In the passage of the Narrative of Fredrick Douglass, the author masterfully conveys two complimentary tones of liberation and fear. The tones transition by the use of diction and detail. The passage is written entirely in first person, since we are witnessing the struggles of Fredrick Douglass through his eyes. Through his diction, we are able to feel the triumph that comes with freedom along with the hardships. Similarly, detail brings a picturesque view of his adversities. Since the point of view is first person, the reader is able to be a part of the Douglass’ struggles with his new freedom. With diction, detail, and point of view, the reader is able to get a rare glimpse into the past of Fredrick Douglass.Fredrick Douglass’ diction is powerful as he describes his life as a slave and with his new freedom. Fredrick Douglass calls being enslaved an act of “wretchedness,” yet he was able to remain “firm” and eventually left the “chains” of slavery. Fredrick Douglass expresses that being enslaved is a wretched act and that no man should ever deserve such treatment. Despite being a slave, he kept strong and eventually broke the chain of society. However, Fredrick Douglass experienced great “insecurity” and “loneliness” with his new freedom, and was upon a new “hunting-ground.” His new freedom brought other devastating factors, being a new state without any friends, which caused his loneliness. In this new state, he grew insecure for he was in a new danger zone where at any time his freedom could be rejected. With new freedom come new obstacles, which are described in the diction of Fredrick Douglass.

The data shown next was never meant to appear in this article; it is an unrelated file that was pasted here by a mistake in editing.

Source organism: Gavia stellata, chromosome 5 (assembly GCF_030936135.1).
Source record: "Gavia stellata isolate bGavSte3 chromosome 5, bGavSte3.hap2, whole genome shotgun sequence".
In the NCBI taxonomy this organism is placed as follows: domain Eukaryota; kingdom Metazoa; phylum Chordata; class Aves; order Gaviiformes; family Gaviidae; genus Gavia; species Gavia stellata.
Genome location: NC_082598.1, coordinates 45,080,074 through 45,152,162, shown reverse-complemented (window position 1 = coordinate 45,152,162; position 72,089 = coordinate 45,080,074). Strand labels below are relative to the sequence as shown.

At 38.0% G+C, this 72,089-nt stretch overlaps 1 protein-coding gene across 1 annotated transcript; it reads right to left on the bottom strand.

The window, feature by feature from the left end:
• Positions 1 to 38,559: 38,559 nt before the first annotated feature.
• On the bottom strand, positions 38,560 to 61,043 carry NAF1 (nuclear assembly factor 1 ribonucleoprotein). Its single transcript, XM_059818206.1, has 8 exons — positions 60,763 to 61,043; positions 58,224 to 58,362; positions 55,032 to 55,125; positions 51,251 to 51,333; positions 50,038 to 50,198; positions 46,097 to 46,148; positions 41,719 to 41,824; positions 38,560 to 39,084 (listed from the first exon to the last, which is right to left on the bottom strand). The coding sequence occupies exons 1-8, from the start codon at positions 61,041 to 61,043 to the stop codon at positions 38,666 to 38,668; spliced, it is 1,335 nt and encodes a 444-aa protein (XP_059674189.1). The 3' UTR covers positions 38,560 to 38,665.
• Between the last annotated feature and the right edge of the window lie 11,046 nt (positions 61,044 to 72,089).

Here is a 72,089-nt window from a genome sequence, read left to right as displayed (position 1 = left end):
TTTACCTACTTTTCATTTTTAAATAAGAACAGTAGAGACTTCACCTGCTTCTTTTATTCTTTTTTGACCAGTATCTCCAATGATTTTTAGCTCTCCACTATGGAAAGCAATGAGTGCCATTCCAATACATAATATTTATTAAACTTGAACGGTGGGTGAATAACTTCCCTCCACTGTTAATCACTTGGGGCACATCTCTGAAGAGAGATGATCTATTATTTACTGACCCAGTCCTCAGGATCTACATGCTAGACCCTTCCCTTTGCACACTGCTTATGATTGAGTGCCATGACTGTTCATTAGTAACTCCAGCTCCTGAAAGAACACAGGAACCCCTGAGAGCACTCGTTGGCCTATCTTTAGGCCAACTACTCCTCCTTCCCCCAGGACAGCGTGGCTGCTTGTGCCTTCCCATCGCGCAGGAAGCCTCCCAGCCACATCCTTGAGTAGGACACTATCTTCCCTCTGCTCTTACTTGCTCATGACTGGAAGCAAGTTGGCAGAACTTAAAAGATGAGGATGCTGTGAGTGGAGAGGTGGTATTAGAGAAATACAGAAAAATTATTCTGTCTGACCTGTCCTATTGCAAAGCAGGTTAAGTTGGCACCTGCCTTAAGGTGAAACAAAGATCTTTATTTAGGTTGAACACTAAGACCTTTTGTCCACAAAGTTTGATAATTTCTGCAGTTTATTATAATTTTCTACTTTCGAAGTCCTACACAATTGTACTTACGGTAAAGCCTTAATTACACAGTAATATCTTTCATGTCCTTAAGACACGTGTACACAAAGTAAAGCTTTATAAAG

Douglass's descriptions of the severity of slave life are filled with horrific details able to reach even the coldest hearts. The beginning of the narrative tells of how Douglass lacks one of the most celebrated identities of humans - the knowledge of ones own age. "I have no accurate knowledge of my age, never having seen any authentic record containing it. By far the larger part of the slaves know as little of their ages as horses know of theirs, and it is the wish of most masters within my knowledge to keep their slaves thus ignorant." (12) In saying this Douglass is showing how low the life of a slave is compared to other humans. The idea of slaves being seen as merely work animals is placed into the minds of the reader to set an idea for the rest of the book.
Narrative of the Life of Frederick Douglass, An American Slave, brings to light many of the social injustices that colored men, women, and children all were forced to endure throughout the nineteenth century under Southern slavery laws. Douglass's life-story is presented in a way that creates a compelling argument against the justification of slavery. His argument is reinforced though a variety of anecdotes, many of which detailed strikingly bloody, horrific scenes and inhumane cruelty on the part of the slaveholders. Yet, while Douglas’s narrative describes in vivid detail his experiences of life as a slave, what Douglass intends for his readers to grasp after reading his narrative is something much more profound. Aside from all the physical burdens of slavery that he faced on a daily basis, it was the psychological effects that caused him the greatest amount of detriment during his twenty-year enslavement. In the same regard, Douglass is able to profess that it was not only the slaves who incurred the damaging effects of slavery, but also the slaveholders. Slavery, in essence, is a destructive force that collectively corrupts the minds of slaveholders and weakens slaves’ intellects.